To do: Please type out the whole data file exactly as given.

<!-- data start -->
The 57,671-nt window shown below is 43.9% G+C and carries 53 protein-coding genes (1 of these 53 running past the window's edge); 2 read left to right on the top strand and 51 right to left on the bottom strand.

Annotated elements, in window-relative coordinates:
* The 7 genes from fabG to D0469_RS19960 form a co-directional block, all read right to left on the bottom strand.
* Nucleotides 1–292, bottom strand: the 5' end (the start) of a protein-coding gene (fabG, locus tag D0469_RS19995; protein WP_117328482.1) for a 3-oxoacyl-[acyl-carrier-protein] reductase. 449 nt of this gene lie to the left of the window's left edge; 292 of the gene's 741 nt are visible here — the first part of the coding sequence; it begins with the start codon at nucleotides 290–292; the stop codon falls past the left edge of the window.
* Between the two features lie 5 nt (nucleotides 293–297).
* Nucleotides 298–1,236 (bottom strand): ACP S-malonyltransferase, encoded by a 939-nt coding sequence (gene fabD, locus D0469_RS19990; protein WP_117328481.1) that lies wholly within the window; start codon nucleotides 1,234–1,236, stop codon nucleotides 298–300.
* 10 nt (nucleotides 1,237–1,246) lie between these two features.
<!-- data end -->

The 57,671-nt window shown below is 43.9% G+C and carries 53 protein-coding genes (1 of these 53 running past the window's edge); 2 read left to right on the top strand and 51 right to left on the bottom strand.

Annotated elements, in window-relative coordinates:
* The 7 genes from fabG to D0469_RS19960 form a co-directional block, all read right to left on the bottom strand.
* Nucleotides 1–292, bottom strand: the 5' end (the start) of a protein-coding gene (fabG, locus tag D0469_RS19995; protein WP_117328482.1) for a 3-oxoacyl-[acyl-carrier-protein] reductase. 449 nt of this gene lie to the left of the window's left edge; 292 of the gene's 741 nt are visible here — the first part of the coding sequence; it begins with the start codon at nucleotides 290–292; the stop codon falls past the left edge of the window.
* Between the two features lie 5 nt (nucleotides 293–297).
* Nucleotides 298–1,236 (bottom strand): ACP S-malonyltransferase, encoded by a 939-nt coding sequence (gene fabD, locus D0469_RS19990; protein WP_117328481.1) that lies wholly within the window; start codon nucleotides 1,234–1,236, stop codon nucleotides 298–300.
* 10 nt (nucleotides 1,237–1,246) lie between these two features.